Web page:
Ryan makes an impact with his glove

BLOOMINGTON -- A ground ball skids past the diving third baseman and looks headed to the outfield for a single.

The surprise is not that Naperville Central shortstop Nick Ryan sprints to his right and gloves the ball -- backhanded, with his knee on the dirt, deep in the hole near the edge of the infield.

It's that Ryan, by shifting what weight there is inside his 5-foot-5, 125-pound frame, somehow slings the ball to first before the runner gets there.

"I don't believe what I just saw!" says Dave Avers, the father of one of Ryan's teammates, after all the whooping and applauding stops. "I thought he had no chance."

Ryan's gem was a part of Naperville Central's 3-2 supersectional win against O'Fallon on Monday at Illinois Wesleyan University. (Naperville Central will play St. Rita for the state title Saturday night.) As impressive as it was, the play likely wasn't the best of the season for Ryan, the ESPNChicago.com Prep Athlete of the Week.

Since a midseason call-up to the varsity team, the sophomore has taken on a seldom-heard role for the Redhawks: designated fielder.

He is usually replaced in the lineup by a designated hitter and bats only when one of the team's weaker-hitting pitchers is on the mound. Ryan has just one hit, in limited at-bats, with the varsity squad. But, for now, Seiple couldn't care less. Ryan has strengthened a defense that Seiple said was mediocre early in the season.

"He's got the best defensive actions of anybody we've ever had come through here," said Seiple, Central's coach since 1982.

Ryan's fielding brilliance starts before each pitch. Like a big leaguer, he constantly smoothens the dirt in front of him with his cleat, sweeping back and forth several times. He licks his right hand and then rubs it in the palm of his lifeblood, his glove -- a tan, 11¼-inch Wilson A2K -- which he always keeps inside his house.

During the pitcher's wind-up, he takes four or five small – extremely small – steps forward, turning his glove up like a basket as he crouches slightly. When a grounder is hit toward him, Ryan purposely moves to the right of the ball so he can field it on the left side of his body, positioning himself to get maximum momentum behind his throw.

Once the ball gets to his glove, Ryan cradles it, lifts his glove against his right cheek and whips the ball for an almost guaranteed out. It all happens in one motion.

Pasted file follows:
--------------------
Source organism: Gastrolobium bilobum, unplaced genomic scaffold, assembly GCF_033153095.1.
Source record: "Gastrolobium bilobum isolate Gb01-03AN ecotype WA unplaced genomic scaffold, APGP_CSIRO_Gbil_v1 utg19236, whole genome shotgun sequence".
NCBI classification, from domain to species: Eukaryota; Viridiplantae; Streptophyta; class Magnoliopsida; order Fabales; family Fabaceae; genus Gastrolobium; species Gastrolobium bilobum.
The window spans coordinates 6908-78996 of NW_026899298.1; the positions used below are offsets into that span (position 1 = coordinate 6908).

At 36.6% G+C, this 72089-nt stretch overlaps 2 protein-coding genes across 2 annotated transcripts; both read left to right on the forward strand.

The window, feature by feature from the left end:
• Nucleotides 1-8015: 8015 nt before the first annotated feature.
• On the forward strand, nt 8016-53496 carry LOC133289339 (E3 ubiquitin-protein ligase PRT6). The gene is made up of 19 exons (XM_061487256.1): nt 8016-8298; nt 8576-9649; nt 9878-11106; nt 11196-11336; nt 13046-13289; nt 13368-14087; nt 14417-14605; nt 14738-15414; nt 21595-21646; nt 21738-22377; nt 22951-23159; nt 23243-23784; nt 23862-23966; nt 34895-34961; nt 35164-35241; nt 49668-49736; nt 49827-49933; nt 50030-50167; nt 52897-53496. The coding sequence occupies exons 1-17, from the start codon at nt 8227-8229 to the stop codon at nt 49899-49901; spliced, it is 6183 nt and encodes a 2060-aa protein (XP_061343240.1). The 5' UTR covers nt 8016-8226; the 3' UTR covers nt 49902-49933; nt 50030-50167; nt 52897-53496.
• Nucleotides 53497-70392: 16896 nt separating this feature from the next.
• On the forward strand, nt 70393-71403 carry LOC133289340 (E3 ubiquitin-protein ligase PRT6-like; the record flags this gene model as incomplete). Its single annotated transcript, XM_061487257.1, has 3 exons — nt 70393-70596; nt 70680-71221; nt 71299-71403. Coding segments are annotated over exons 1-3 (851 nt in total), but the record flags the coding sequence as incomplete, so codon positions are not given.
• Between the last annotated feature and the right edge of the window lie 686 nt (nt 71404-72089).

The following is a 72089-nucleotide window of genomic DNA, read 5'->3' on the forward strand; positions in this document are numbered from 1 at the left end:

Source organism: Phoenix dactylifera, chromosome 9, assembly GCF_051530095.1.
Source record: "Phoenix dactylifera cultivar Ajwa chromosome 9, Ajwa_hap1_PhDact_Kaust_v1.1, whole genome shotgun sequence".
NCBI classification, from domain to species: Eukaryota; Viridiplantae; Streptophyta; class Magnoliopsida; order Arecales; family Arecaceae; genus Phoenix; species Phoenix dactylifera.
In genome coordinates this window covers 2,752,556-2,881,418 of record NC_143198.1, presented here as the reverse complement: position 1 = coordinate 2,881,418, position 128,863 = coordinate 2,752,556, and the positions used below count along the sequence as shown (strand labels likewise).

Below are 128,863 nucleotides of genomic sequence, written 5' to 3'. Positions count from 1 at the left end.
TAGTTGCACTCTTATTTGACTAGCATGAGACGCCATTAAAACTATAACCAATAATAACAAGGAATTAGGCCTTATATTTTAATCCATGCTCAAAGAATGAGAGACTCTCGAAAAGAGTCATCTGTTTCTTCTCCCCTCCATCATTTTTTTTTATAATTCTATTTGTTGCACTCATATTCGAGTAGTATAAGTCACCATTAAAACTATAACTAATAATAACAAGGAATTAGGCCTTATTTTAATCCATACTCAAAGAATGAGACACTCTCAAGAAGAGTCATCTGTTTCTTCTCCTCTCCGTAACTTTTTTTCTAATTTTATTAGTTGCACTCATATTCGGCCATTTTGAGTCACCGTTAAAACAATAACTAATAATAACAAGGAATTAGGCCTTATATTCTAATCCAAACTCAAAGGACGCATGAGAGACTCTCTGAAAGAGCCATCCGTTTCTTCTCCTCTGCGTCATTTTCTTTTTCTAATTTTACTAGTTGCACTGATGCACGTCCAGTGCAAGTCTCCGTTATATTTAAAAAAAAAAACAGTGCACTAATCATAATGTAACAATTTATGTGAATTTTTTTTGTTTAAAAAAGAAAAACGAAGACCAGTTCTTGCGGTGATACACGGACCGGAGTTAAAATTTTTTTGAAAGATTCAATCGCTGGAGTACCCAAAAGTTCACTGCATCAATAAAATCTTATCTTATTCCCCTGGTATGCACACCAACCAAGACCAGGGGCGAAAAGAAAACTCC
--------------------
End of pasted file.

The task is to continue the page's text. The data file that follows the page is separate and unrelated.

To those who preach fundamentals, watching Ryan field the most routine grounder is breathtaking. Proof: The Bulls/Sox Training Academy in Lisle used Ryan to demonstrate fielding a ground ball in its own instructional video, Seiple said.

Ryan credits the academy's Justin Stone for teaching him his smooth footwork, but his training started with his dad.

"When I was little, my dad used to hit me tennis balls with a tennis racket and hit them really hard at me in the cul-de-sac," said Ryan, whose teammates and friends call him "Nicky J" because his curly dark hair used to be longer, resembling Nick Jonas of the pop boy band the Jonas Brothers. "Now I go to an indoor facility that has a turf baseball field."

He spends a lot of time on that turf field. Opposing coaches can tell all too well.

"Every single … and I'm not making this up … every single game that we played, the opposing coach said something complimentary to me about him," said Mike Albiniak, Ryan's coach on Central's sophomore team. "Every single game."

Albiniak described a play against Waubonsie Valley when a ball was hit up the middle -- Ryan ran full speed, caught the ball without diving, spun, and made a strong throw to first, all in one motion. It's his favorite play to make.

"Umpire comes up to me after the inning and says, "That's a major league play right there,'" Albiniak said.

A play made by a kid who's a head shorter than anyone else on the field. As he entered the dugout after an inning on Monday, Ryan was playfully shoved in the chest by teammates. He looks like he could be their younger brother, but Ryan said he doesn't get treated like it.

"I thought I would, but I don't," he said. "I treat them with respect and they treat me with respect."

Eventually, Seiple said Ryan will have to gain strength and improve offensively. But for now …

"His job is to pick the ground ball," Seiple said.

To Ryan, that sounds great, just like the crack of a fungo bat.

"If I could do anything for 24 hours a day, it would just be to field ground balls," he said.

Alex Ruppenthal is an intern for ESPNChicago.com